TRENTON – Nothing screams “fun” like the governor’s annual budget message. So, let’s excitedly talk about what he will say at 2 p.m. today. Yup, he will be banging the drum on his millionaire’s tax for the third year in a row, hoping to raise another $500 million or so. That money could sure help, as he wants to give more aid to schools, to battered NJ Transit and to the underfunded public pension system that drags down the state budget each year. Yet, the governor doesn’t seem interested in raising the sales tax or hit New Jersey companies with even more corporate business taxes. And so the dance begins again with Senate President Steve Sweeney, as both sides negotiate until the music stops on June 30, when fiscal ’21 must be adopted.
STATEWIDE – On the heels of the governor’s message, and just in time for the annual “Walk to Washington” chamber event on Thursday, a new report shows New Jersey has the worst competitive business climate in the region. (Add surprised “Gasp” here.) That’s according to the New Jersey Business and Industry Association (NJBIA), reporting New Jersey is the pits with all these taxes. Want a business with a fighting chance to thrive? It seems Delaware is the place, followed then, in order, by Maryland, Pennsylvania, New York, Connecticut, Massachusetts and then good ol’ New Jersey. Why are things here so darn impossible? Well, New Jersey has the highest top income tax rate (10.75%), top corporate tax (10.5%), state sales tax (6.625%) and property taxes paid as a percentage of income (5.05%). NJBIA says this is the third time it has done this analysis, and things get worse each time. Meanwhile, just last week, a coalition called for piling more taxes on those who are financially succeeding here, making a place like Delaware start to seem remotely interesting.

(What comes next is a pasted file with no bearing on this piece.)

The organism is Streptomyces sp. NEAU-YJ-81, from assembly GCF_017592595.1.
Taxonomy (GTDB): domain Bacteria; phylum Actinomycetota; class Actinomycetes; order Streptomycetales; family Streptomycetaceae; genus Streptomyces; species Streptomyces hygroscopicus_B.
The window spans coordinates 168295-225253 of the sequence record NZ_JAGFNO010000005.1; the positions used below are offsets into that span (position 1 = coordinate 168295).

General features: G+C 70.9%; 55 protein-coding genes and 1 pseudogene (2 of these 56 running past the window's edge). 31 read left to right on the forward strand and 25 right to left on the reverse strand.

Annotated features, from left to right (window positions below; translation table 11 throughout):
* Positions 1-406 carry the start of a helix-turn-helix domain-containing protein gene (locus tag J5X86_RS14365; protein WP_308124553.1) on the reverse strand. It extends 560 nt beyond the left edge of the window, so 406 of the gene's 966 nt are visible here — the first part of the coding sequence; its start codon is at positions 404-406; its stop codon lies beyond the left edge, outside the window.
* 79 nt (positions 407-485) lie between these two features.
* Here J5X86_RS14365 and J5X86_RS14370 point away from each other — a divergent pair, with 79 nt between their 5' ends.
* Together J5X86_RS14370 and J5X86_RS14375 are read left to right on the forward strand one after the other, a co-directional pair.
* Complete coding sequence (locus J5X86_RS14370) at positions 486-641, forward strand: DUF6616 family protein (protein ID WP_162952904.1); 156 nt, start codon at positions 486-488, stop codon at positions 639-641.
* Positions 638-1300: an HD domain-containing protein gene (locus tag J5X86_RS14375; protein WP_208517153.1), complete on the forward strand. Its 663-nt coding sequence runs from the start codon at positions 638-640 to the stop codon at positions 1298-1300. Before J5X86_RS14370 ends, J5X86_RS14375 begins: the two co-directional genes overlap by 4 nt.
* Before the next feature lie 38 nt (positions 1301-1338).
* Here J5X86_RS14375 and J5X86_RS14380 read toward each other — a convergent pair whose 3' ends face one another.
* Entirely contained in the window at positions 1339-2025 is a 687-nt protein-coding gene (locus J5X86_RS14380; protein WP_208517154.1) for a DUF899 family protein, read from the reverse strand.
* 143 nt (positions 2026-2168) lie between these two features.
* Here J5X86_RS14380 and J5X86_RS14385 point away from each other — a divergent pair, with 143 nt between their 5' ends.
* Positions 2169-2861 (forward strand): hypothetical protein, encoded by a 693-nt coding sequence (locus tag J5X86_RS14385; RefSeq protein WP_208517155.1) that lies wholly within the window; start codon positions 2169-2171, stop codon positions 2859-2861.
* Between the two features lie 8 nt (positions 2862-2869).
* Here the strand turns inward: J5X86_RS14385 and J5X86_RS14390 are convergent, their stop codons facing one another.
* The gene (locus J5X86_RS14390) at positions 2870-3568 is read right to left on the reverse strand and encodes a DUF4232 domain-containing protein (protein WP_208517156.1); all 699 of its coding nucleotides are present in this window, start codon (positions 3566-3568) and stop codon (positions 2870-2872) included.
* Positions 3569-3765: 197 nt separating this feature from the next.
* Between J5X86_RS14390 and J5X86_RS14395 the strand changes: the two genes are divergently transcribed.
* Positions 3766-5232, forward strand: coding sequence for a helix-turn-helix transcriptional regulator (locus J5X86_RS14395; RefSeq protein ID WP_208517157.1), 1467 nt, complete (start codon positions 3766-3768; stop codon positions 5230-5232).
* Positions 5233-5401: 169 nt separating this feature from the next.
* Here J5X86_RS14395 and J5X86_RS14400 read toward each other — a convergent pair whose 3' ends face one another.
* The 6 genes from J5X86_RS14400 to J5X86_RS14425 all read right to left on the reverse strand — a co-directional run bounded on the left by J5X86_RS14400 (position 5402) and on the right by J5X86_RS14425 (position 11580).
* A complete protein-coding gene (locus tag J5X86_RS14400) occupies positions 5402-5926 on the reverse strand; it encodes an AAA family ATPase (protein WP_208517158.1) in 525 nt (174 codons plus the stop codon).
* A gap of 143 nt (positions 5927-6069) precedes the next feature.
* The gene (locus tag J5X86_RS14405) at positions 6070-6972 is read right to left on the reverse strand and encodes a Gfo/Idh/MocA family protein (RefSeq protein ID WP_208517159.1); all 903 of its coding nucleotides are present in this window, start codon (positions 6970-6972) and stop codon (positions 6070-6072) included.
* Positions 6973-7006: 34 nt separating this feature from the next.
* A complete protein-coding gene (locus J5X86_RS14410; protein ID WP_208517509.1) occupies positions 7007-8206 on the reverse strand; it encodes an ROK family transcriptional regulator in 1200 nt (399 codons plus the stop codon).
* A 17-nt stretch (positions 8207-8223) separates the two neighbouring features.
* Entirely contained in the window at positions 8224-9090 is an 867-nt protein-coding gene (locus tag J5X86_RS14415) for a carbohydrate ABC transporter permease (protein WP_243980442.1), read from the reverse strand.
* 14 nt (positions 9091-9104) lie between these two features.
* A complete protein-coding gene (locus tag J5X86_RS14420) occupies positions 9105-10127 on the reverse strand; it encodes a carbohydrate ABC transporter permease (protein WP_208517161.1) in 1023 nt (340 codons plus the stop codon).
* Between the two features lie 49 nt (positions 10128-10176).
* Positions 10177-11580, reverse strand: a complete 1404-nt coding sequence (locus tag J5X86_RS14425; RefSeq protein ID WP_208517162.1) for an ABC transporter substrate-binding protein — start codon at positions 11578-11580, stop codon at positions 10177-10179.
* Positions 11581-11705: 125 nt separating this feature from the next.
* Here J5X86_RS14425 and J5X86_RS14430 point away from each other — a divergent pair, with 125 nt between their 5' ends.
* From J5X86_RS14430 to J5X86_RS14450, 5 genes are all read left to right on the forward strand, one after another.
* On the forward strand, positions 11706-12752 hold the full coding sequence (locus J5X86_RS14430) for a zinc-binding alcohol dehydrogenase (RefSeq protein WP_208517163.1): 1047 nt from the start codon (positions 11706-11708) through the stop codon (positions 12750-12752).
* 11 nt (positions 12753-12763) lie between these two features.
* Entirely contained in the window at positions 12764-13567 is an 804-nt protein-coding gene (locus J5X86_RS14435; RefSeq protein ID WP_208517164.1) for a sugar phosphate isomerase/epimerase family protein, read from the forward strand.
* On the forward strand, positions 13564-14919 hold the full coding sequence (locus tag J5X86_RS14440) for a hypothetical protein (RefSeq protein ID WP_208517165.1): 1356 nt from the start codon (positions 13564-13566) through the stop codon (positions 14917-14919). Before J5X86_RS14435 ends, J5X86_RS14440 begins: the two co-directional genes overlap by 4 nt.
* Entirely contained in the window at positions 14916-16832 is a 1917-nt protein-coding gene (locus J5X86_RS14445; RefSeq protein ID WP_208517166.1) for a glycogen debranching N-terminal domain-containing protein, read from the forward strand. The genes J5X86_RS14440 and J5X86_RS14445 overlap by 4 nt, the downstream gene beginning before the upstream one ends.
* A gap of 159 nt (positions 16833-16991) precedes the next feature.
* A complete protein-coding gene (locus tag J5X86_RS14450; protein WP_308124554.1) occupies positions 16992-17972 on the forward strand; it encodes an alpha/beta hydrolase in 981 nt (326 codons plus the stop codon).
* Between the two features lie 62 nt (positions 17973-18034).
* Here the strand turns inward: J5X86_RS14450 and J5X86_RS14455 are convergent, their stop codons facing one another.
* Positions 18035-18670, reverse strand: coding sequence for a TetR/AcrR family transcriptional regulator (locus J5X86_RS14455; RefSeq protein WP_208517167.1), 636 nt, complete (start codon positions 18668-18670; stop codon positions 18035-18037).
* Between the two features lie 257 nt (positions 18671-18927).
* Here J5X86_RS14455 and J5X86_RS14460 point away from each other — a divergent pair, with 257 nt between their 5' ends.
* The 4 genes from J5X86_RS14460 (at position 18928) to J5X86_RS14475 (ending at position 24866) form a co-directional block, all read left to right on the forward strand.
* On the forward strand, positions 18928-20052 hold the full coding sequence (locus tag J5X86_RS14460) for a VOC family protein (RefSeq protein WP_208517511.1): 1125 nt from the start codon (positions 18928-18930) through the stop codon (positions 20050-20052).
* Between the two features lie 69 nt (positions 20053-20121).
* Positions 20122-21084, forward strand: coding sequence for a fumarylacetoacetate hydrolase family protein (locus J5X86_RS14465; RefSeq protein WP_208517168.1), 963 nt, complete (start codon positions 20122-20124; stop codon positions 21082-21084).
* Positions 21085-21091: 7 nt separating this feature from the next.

NEW BRUNSWICK – So, what’s a freeholder, anyway? Most of us have absolutely no clue, which is likely why Middlesex County is now sponsoring an essay contest for local teens. Students in 8th, 11th and 12th grades will be tasked to write about freeholders, figuring out what the heck they do. Here’s the essay question: “If you were a Middlesex County Freeholder, what would you want to accomplish and why?” Winners will be deemed “Freeholder for a Day,” which is certainly a great way to impress the chicks. If that’s not enticement enough, there’s also cold, hard cash. One 8th grade winner gets a $250 scholarship, the older students can rake in $500 apiece. A key lesson here: Government and money go hand-in-hand.
PRINCETON – Relishing the irony of winning Princeton University’s coveted Woodrow Wilson Award, Anthony Romero said, “There’s a good chance Woodrow Wilson is, right now, spinning in his grave like an Olympic figure skater.” Romero, you see, is the executive director of the American Civil Liberties Union and just won his alma mater’s highest undergrad honor. Accepting that award Saturday, The Princetonian reports, Romero called the former New Jersey governor and 28th President, “equal parts racist and visionary.” He explained that the ACLU got its start in 1920 to “oppose xenophobic, anti-immigrant, flagrantly unconstitutional (policies) Wilson oversaw and engineered.” So, Romero said: “I accept this award with glee.”
Briefing Breather: Woodrow Wilson is the only President buried in Washington, DC, interred at the National Cathedral.